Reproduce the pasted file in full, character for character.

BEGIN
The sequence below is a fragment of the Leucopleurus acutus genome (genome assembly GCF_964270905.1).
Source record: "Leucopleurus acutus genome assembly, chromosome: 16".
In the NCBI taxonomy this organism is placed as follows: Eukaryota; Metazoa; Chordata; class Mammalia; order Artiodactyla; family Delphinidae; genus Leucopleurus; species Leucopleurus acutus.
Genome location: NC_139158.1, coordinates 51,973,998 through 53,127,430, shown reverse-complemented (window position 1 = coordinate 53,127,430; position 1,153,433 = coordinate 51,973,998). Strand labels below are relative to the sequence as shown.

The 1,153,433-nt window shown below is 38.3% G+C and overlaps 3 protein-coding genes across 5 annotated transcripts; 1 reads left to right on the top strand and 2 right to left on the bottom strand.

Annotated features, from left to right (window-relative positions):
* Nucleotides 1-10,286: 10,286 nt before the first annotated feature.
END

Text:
The sequence below is a fragment of the Leucopleurus acutus genome (genome assembly GCF_964270905.1).
Source record: "Leucopleurus acutus genome assembly, chromosome: 16".
In the NCBI taxonomy this organism is placed as follows: Eukaryota; Metazoa; Chordata; class Mammalia; order Artiodactyla; family Delphinidae; genus Leucopleurus; species Leucopleurus acutus.
Genome location: NC_139158.1, coordinates 51,973,998 through 53,127,430, shown reverse-complemented (window position 1 = coordinate 53,127,430; position 1,153,433 = coordinate 51,973,998). Strand labels below are relative to the sequence as shown.

The 1,153,433-nt window shown below is 38.3% G+C and overlaps 3 protein-coding genes across 5 annotated transcripts; 1 reads left to right on the top strand and 2 right to left on the bottom strand.

Annotated features, from left to right (window-relative positions):
* Nucleotides 1-10,286: 10,286 nt before the first annotated feature.